Could HGTV Dream Home Taxes Spell the End of the Dream for Winners?
The HGTV Dream Home Taxes Are Daunting, But There Are Ways to Handle Them
The dream of winning an amazing house lovingly created by some of America's most famous designers and renovators has spurred hundreds of millions of entries into HGTV's Dream Home Sweepstakes each year. However, the dream also has a dark side: winning such a huge prize comes with an equally huge tax hit.
The Trouble with Big Sweepstakes Wins: How to Pay the Taxes
In the United States, sweepstakes prizes are taxed just like any other kind of income.
Whether you make $30,000 working at your day job or you win a $30,000 vacation doesn't matter to the IRS, it's all taxed the same way.
This is fine if you happen to win cash prizes and can simply deduct the taxes from your winnings; but with vacations and other prizes that are difficult to liquidate, you have to scrape up the money to pay the taxes.
The HGTV Dream Home Sweepstakes has an additional tax problem: not only are you hit with a heavy tax bill because the IRS treats you as if you had made an extra few million dollars of salary, but if you choose to keep the house, it comes with its own costs. You can expect to pay sizable property taxes every year, and just paying the heating, cooling, and other utility costs on a sprawling home can cost thousands of dollars every month.
However, those expenses don't mean that you should give up on trying to win the Dream Home. Even after paying their taxes, Dream Home winners come out way ahead.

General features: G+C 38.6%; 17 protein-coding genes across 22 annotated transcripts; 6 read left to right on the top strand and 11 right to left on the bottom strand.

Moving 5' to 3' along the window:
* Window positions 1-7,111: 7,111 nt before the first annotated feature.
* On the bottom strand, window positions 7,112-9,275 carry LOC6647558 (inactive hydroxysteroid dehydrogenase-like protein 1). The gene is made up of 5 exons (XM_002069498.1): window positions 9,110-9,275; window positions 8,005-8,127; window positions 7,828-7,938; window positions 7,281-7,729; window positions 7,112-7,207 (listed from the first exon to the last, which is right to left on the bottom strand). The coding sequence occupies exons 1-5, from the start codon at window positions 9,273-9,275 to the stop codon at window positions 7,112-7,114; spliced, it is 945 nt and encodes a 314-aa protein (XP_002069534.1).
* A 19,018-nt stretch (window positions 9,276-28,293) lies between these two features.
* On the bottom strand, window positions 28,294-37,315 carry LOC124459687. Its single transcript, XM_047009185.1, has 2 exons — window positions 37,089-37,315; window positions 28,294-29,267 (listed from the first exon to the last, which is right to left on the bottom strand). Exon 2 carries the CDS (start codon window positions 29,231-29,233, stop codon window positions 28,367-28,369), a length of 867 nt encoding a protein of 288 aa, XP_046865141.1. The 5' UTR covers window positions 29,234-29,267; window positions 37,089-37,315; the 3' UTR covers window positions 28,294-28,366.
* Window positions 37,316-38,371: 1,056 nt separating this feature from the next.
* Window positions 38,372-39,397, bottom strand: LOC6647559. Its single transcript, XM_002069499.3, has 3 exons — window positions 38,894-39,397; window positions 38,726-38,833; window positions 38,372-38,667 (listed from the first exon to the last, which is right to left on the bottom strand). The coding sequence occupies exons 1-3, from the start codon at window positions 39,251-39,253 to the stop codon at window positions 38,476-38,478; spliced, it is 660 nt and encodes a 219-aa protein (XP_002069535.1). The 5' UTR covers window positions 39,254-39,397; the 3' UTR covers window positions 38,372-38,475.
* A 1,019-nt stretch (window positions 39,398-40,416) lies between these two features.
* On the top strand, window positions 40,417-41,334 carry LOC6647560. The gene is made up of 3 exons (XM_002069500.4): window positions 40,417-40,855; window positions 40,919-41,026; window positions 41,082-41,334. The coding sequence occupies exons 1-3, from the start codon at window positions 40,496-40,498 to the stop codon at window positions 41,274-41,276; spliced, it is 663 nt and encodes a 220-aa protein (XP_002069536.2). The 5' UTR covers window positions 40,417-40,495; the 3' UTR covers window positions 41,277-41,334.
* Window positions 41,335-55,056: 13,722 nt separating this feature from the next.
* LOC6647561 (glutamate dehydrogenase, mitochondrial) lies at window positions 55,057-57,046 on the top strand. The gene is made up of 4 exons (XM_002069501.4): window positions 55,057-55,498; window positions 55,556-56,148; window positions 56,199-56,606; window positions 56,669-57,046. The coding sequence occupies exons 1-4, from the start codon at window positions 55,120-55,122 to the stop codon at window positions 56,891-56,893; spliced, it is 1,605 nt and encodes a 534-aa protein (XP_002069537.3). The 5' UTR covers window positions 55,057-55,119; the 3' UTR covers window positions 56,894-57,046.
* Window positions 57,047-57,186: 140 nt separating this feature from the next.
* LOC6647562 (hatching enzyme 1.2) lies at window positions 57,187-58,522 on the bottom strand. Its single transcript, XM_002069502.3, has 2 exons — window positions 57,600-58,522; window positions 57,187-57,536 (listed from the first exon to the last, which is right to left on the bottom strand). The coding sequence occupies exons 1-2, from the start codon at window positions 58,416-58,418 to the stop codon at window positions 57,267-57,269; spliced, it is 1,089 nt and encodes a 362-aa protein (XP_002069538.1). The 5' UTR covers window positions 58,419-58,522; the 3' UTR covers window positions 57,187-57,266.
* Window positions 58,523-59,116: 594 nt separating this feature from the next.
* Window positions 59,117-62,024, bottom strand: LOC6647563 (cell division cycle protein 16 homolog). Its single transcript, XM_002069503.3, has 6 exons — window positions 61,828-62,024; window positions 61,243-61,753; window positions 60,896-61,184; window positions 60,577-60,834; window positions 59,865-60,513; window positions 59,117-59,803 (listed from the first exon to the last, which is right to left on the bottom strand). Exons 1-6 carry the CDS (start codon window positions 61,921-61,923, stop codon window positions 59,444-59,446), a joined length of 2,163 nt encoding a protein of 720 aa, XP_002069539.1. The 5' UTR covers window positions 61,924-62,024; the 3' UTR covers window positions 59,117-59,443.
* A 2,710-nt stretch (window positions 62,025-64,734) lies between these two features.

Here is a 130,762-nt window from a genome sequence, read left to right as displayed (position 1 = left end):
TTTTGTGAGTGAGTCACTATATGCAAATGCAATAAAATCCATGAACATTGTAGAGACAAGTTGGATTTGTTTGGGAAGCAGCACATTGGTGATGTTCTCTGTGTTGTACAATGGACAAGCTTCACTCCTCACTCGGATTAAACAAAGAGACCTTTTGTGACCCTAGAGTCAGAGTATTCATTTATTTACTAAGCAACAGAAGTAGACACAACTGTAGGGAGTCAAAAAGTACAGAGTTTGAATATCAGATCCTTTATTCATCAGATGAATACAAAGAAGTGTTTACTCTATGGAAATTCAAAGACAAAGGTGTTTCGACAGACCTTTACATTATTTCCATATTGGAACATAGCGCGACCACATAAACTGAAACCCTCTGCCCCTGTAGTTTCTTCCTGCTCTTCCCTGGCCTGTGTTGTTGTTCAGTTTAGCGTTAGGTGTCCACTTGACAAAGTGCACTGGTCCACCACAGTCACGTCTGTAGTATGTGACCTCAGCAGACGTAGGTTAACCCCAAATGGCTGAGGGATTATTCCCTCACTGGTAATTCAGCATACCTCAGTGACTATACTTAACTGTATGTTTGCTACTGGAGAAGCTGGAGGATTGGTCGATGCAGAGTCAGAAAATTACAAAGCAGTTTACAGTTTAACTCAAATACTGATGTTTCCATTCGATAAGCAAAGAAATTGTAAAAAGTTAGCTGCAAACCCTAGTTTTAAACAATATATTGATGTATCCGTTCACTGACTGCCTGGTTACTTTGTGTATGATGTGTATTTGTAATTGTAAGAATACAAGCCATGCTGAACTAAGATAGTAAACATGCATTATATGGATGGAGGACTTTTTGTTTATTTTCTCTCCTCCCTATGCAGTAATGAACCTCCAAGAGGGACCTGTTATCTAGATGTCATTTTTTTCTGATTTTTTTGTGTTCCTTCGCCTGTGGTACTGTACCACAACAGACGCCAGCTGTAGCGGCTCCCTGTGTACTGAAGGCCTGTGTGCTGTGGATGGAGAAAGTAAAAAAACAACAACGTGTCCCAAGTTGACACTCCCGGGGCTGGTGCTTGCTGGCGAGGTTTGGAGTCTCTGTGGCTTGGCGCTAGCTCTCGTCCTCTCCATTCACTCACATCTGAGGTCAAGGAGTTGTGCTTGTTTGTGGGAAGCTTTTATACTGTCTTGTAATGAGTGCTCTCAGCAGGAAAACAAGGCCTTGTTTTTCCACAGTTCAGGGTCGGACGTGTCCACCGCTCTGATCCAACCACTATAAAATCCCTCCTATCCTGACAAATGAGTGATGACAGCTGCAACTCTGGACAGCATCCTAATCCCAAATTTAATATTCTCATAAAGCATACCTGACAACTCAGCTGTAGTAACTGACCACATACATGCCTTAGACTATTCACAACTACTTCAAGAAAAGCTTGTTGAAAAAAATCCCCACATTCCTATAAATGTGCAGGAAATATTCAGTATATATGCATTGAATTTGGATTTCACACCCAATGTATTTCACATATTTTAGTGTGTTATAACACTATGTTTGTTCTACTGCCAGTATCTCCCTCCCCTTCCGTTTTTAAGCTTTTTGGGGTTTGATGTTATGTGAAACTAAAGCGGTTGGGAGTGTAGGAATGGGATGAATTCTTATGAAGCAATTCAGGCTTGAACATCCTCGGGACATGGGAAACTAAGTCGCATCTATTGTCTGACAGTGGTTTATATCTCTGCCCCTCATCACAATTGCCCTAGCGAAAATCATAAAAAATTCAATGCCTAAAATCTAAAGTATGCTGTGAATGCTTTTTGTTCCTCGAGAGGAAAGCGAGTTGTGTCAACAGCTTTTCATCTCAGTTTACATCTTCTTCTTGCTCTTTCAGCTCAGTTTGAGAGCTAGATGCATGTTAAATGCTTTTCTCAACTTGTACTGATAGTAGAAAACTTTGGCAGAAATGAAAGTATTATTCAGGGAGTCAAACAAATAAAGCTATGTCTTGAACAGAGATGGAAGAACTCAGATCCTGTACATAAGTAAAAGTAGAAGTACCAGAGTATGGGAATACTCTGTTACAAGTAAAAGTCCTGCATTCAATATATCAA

How to Handle the HGTV Dream Home's Taxes
So you're faced with a big tax bill as well as other costs. How can you handle that financial burden and still end up millions of dollars richer than before you won the prize?
One obvious way to help pay off the costs of winning is to put that beautiful home to work for you, for example, by renting it out.
This was Don and Shelly Cruz's plan when they won the 2005 Dream Home in Tyler, Texas.
The 2005 Dream Home had several buildings on its property including a second stand-alone house on the shores of Lake Tyler. The Cruz family intended to either sell the lake cottage or to turn the house into a Bed and Breakfast to generate income. But zoning regulations prevented either idea from working out, and the Cruzes ended up having to put the Dream Home on the market to pay the bills.
And they are not alone. Every Dream Home winner so far has done the same thing with their windfall: they either sold it or accepted a cash option instead of taking possession of the home. Cashing out on the HGTV Dream Home prize is the easiest way of handling its taxes.
Is the Dream Home Sweepstakes Worth Entering If You Have to Sell the Prize?
It seems disappointing to win an amazing home and not be able to live in it. However, winning is an incredible, once-in-a-lifetime experience. HGTV goes to great lengths to surprise the lucky winners, they treat them like royalty when they fly out to see the home, and they let the winners vacation in the house and enjoy all of its amenities. Plus, even if they sell or take a cash option, the winners get to keep the designer furnishings and the cash and vehicle portions of the prize, which are substantial.